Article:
Shintaro and his school of salmon have been living in a small lake for generations. Tired of being muscled out of food by the bigger fish, they decide to make a bold move and head for the “ocean” that they’ve heard about in stories where it is vastly large and food is beyond plentiful. As Shintaro leads his school of salmon out into the sea, they soon realize how protected they were in the lake and realize how dangerous it is.
Note: Chapter count includes all 16 parts of "Crimsons Gaiden: River Side Story."
*Slapped by a hyper-realistic wet fish*
"Yuuka!! Don't you dare... ever let the world beat you!!"
A masterpiece in examining the human condition. Don't be mistaken by the genres listed here! What you'll get is not a gag comedy, but a raw tale of survival in a fish-eat-fish world - one which will keep you hooked until the end.
Our MC begins with a fiery personality and lofty aspirations ill-suited for someone who was only ever a big fish in a small pond. He struggles against the monsters of the outside world, wrestles with the monster growing within, and even contends with the crushing pressure of nature itself.
His story is one about turning the tide despite being out of your depth. A story about snatching happiness from the jaws of despair. A story about making waves or being swept away.
The series starts to reel you in around halfway through, although the premise itself is a little dry. Our protagonists dive headfirst into dangerous waters, but almost immediately begin to flounder. 'Survival of the fittest' mentality and the eternal trawl for utopia create fishy havens filled with pond scum.
Disappointment! The shellfish desire for more! Fatigue drives growth, giving porpoise to the red coats.
After a relentless stream of developments, many will feel that the last two chapters were a complete wash. The developments did end short of turning stale or wearing fin - even with all the unexplored plot potential. In any case, the manga scales back rather than jumping the shark, and I appreciate that I wasn't inundated with too much of the same.
The ending itself is rather unique in its representation of self-determination, utopia, hope and despair. It could be interpreted as a tragic, joyous, or fruitless end depending on your outlook; if you enjoy those kinds of ponderous thoughts, you'll make a nice water flea.
The most notable aspect of the art: character designs often swap between hyper-realistic and stylized fish. This generally occurs during moments of high intensity, and adds an interesting dichotomy of reality and fantasy to the situations occurring throughout the story.
Or, well, the mangaka might just be showing off.
You might laugh whenever a glassy-eyed, hyper-realistic fish starts talking about his feelings, but many of the antagonists are actually impressively drawn. It's no joke when something with too many teeth turns your childhood friend into sashimi.
Most emotions are conveyed through expressions and poses... but these are fish! Without noses! The mangaka uses stylized fish faces to bring out a wide range of emotions effectively, but the differences can be jarring and sometimes inhibit the atmosphere.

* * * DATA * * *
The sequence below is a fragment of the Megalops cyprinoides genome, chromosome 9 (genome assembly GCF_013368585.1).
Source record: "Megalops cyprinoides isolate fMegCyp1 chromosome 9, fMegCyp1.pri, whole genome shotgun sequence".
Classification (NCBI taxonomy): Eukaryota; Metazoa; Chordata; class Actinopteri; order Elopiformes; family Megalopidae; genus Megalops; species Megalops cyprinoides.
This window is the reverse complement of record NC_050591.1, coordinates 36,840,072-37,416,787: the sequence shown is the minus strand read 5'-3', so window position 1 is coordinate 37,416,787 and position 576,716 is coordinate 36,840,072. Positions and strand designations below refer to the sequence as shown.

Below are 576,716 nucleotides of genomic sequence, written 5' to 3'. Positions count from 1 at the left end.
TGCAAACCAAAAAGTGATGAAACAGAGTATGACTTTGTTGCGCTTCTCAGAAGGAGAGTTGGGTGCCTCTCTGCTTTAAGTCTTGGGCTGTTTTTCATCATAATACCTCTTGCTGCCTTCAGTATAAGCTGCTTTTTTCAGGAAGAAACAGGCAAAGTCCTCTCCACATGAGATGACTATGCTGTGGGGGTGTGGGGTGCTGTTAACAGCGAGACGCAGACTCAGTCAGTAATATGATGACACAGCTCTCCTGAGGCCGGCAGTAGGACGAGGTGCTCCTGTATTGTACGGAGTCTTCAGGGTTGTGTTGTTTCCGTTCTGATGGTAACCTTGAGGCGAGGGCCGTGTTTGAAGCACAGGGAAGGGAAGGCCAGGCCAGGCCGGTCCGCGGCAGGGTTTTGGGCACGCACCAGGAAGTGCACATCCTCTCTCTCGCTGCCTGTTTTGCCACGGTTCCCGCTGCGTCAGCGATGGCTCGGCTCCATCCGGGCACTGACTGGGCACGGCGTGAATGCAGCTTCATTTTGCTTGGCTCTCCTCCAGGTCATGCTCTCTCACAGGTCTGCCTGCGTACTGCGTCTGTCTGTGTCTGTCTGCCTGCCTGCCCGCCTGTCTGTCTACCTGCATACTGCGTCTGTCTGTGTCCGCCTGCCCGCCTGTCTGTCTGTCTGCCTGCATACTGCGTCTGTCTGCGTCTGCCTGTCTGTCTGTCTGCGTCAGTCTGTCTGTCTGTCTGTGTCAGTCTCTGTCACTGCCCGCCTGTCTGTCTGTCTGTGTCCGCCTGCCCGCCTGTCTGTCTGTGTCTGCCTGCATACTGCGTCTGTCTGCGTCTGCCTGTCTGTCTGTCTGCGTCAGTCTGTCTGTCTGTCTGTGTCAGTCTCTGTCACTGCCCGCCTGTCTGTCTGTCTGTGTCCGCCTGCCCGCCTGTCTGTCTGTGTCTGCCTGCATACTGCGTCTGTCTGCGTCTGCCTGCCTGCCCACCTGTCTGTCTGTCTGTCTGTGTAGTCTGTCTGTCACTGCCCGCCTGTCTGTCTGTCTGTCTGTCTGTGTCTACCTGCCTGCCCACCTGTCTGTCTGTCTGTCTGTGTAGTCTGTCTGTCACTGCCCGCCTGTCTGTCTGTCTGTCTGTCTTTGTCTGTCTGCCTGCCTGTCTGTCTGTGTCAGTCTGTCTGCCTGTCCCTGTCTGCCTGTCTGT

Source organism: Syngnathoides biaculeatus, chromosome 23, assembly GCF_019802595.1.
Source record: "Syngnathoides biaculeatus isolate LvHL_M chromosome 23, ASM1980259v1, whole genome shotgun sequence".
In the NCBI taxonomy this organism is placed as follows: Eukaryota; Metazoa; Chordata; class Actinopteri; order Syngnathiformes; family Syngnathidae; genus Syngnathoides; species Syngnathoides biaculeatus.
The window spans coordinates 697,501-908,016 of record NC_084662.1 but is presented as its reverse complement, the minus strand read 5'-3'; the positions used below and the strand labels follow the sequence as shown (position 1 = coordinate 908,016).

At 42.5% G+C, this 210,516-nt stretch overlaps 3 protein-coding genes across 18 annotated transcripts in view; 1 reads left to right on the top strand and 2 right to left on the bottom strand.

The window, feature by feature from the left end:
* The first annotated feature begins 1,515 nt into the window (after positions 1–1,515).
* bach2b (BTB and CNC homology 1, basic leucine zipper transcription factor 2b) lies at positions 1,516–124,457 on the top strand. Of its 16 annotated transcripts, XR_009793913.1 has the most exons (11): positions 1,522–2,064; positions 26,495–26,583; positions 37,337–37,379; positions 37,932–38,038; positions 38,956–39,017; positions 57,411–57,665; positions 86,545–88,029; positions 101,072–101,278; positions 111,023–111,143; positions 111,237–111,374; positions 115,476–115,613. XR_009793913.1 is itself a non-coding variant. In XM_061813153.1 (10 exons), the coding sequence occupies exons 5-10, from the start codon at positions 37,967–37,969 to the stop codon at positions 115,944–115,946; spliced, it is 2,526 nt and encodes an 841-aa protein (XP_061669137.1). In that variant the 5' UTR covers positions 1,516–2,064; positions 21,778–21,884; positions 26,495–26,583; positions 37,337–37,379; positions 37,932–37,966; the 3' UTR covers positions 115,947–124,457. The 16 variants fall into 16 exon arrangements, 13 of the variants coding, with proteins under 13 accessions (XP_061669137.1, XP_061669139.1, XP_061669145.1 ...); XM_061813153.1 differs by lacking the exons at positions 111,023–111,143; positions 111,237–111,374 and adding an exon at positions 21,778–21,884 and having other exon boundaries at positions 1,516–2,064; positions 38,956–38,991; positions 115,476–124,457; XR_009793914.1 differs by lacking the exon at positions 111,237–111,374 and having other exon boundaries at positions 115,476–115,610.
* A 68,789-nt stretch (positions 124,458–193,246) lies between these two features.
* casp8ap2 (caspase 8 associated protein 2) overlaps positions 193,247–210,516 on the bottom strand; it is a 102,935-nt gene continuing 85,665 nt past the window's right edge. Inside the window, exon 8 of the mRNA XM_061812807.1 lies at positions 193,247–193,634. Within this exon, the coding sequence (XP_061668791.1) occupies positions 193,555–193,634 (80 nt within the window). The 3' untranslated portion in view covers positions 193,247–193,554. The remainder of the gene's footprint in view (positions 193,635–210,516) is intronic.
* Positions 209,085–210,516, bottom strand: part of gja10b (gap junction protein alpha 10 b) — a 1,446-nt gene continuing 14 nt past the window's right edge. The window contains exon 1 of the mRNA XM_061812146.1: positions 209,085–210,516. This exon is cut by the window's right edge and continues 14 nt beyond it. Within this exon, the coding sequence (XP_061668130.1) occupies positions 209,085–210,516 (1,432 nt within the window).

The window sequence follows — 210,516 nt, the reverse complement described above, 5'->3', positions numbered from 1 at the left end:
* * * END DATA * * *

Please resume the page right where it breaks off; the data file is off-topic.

The scenery is generally unremarkable, considering that it's an underwater world - but anybody would expect more random deep bodies of water than coral reefs or precipices. Unfortunately, that reasoning does little to deny the lack of immersion.
The character development is predictably centered on our MC, but there are definitely others worthy of mention - every encounter catalyses development, and all of them make a splash. Indeed, some fish are so GAR that they make humans in other series look like water fleas.
The MC experiences a shift in principles as he grows his sea legs. Consumed by his desire to fight against those who would go with the flow - he himself is soon enveloped by the laws of survival. Floating at the surface of troubled waters is his own metamorphosis into that which he hates! Even as this emo fish plunges into the abyss of bitterness, even as he drowns in despair... he grapples with the corruption of his humanity!
The other fish in his school always remain a little wet behind the ears, but a favourable point is that there isn't any undeserved salt. While the characters aren't particularly deep, they're believable and difficult to hate when considering their 'sink or swim' ultimatum.
There's also a concurrent storyline following a professor and his student. The problems explored here mirror those of our protagonists; the struggle to overcome barriers, the search for utopia, and the taboo. Their narrative provides a more relatable side to the pursuit of happiness, but more to the point, it runs parallel to the commentary on pointless resistance...
...or I might just be overthinking it again, and it's all just about the struggle to seal the deal.
Finally, there are the existentialist water fleas. Where did man come from? Where is he going? What does that have to do with anything? Their monologues are both humorous and thought-provoking; interpret them to be the mangaka's footnotes on the themes of the story.
Vested in their tiny bodies is the undeniable proof that still waters do, indeed, run deep.
"The world is the will to power - and nothing besides!"
- Nietzsche, 'Crimsons' fanboy
A burning cold-blooded shounen adventure. Takes all the usual tropes and puts them in a nature story about salmon. The art makes for great jokes, where the fish alternate between cartoonish-anthropomorphised and realistic depictions of fish. When you see it you'll know what I mean.
Story feels a little dry, characters don't have much depth (maybe those are related). It's good though. Has kind of a Gurren Lagann spirit.